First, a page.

Tag Archives: Northern Quarter

West Corner – Northern Quarter Manchester

“Yawn, Its another new eatery in the Northern Quarter! It’s a good addition this though, I could be going back to this time and again”

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Billed as a ‘deli-diner,’ ‘West Corner’ has transformed the ‘corner’ plot that was once occupied by the famous ‘Koffee Pot’ in Stephenson Square. Its gone against the stock NQ trend of raiding the local Travis Perkins trade counter to bag it’s lighting, electrical containment and plywood bar. It also ignores the local scrap dealer for its tables and chairs. Instead it’s all highly polished laminates (bit too highly polished) that adorn the fixed booth tables and benches. Greens, blacks and fake teak are the hues of choice. Hey its different.

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It does breakfast from 7.30am through the week. Ive enjoyed some fabulous eggs hollandaise at this ungodly hour. That said on this occasion I decided to try a teatime slot. In order to tempt The Flame to a Dream Theater* rock gig, I played up the idea of absorbing some nourishment first. Always a winner that!

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Despite there only being The Flame and I, she selected a leatherette booth that could take six easy. It was early so the pleasant young Irish waitress had no issues with us taking it. We surveyed the one sheet menu. It’s an extensive list of hot sandwiches, burgers, salads, mains, desserts and milkshakes. Classic diner fare.

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The hot sandwiches have regional names giving a slight clue as to the origin of some of the ingredients. The Flame plumbed for the West Coast C.A.B which translates as a chicken, avocado, bacon, chimmi-mayo, baby gem, beef tomato and melted swiss cheese sandwich on toasted bloomer (£8). The Flame switched to a ciabatta but otherwise it was as nature intended. It came with a touch of house slaw. She also ordered up the triple cooked chips (£3.50). To be honest she wasn’t over enamoured. She felt it lacked taste. But I had a mouth full and thought it was pretty fine. The chips were good though, hot and salty.

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I on the other hand thoroughly enjoyed my curried hake and clam chowder with scorched baby gem and jerusalem artichokes (£12). I had expected a thick creamy affair, but was greeted with a very pretty dish of fishy broth brimming with goodness. There was only four clams though. The fish on top, beautifully cooked. All in all a real triumph for me. The Flame was gutted. Never had scorched gem lettuce before either, but this really added flavour to the ensemble. Super stuff.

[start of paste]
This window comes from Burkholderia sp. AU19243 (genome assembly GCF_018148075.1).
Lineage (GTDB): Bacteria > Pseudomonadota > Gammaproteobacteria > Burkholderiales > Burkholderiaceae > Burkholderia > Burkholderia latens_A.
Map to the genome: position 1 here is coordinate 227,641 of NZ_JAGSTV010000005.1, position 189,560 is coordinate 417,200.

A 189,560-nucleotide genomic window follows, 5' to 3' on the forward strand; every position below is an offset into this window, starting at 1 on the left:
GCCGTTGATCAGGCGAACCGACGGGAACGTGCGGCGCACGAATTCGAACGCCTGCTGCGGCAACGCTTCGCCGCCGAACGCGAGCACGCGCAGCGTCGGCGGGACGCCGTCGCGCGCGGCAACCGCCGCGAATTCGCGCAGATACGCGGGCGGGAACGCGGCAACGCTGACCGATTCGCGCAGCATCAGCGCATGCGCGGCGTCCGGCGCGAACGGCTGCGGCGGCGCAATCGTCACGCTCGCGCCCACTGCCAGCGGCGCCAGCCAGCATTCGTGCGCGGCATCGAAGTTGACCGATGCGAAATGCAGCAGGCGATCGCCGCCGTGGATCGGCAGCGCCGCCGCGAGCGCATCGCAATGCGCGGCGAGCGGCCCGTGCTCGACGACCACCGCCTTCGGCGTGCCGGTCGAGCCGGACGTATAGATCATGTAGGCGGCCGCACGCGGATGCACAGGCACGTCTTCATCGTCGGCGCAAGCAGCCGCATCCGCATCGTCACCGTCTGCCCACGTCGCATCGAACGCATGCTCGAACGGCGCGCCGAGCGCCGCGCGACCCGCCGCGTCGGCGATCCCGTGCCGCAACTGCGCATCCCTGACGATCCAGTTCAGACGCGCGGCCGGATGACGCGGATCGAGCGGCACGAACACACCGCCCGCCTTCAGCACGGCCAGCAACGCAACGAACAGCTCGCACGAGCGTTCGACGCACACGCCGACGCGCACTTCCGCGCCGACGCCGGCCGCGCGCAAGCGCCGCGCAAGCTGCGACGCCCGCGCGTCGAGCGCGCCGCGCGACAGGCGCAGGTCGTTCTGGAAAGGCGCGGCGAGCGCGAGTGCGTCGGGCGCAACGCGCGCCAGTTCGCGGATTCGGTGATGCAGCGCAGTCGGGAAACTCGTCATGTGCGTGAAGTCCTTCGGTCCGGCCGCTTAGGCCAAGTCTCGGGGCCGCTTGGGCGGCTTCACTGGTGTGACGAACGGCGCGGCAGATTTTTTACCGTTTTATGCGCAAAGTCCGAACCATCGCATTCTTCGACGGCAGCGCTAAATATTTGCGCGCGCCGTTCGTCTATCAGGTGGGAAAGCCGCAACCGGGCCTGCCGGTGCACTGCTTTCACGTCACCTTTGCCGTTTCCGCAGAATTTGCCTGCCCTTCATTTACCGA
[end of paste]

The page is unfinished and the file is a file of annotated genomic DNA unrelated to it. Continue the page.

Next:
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I then finished off with the homemade apple pie and vanilla ice cream (£4.50). Rarely do I give the accolade of ‘historic’ but I think this was it. Super soft pastry case around a glorious splodge of stewed apple. I reckon its well worth coming for this.

As I work round the corner ill be giving this a few more goes. I hear the burgers are good and they do a corking Reuben! Ill let you know how it goes…..

  • American prog metal twiddlers who do very long guitar solos

West Corner
21 Hilton Street,
northern quarter
manchester, M1 1JJ
0161 241 70 70
http://www.westcorner.co.uk

Breakfast in Manchester – Part 2

“Where do you go in Manchester for an early breakfast? Well, you could try a couple of these for a start…..”

Much to The Flames perplexity (is that a word – ed?) I love going out for breakfast. For me this is God’s own start to the day. The Flame’s preference is to stay in and have a bit of grapefruit! So when I found myself having to fend for oneself for a few days I decided to forego the usual ritual of skimmed milk and wholewheat cereals (yawn) and head into Manchester an hour early and start the day in true style.

First up I stumbled, by chance really, into Ezra and Gil on Hilton Street in the Northern Quarter. It operates out of a big corner plot in a fine old building. It seemed to be set up for coffee. I asked do they do breakfast and was readily assured they do. An all day brunch menu was pointed out. In true NQ style its very informal with loads of high and low tables dotted around, it’s an engaging offer and even sells the basics such as fruit, veg and bread. The ‘E&G’ was ordered up pronto. Though a little disappointed that there was no bacon, it was an absolute belter. Tons of well cooked scrambled egg, great sausages and a decent brew made for a corking start to the day. Around £9 all in.

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Next day I went to Manchester stalwart The Koffee Pot. After initial concerns that it had packed up I discovered it had moved round the corner from Stephenson Square to a newer, bigger plot on Oldham Street towards Ancoats. I settled in and took in the new ambience. Its more standard cafe than the trendier NQ operations. A fine ‘Koffee Pot’ motif dominates the room. Had a change today, went rarebit with bacon, tomatoes and poached egg. My usual black coffee was served in a big mug but was instant rather than the artisan styles offered by many elsewhere. The rarebit and bacon was superb, lovely mustard kick. Disappointingly the poached egg was hard and the tomatoes came slicked in some sort of hot, chilli ketchup, bit nasty really. At just over £8 it was ok.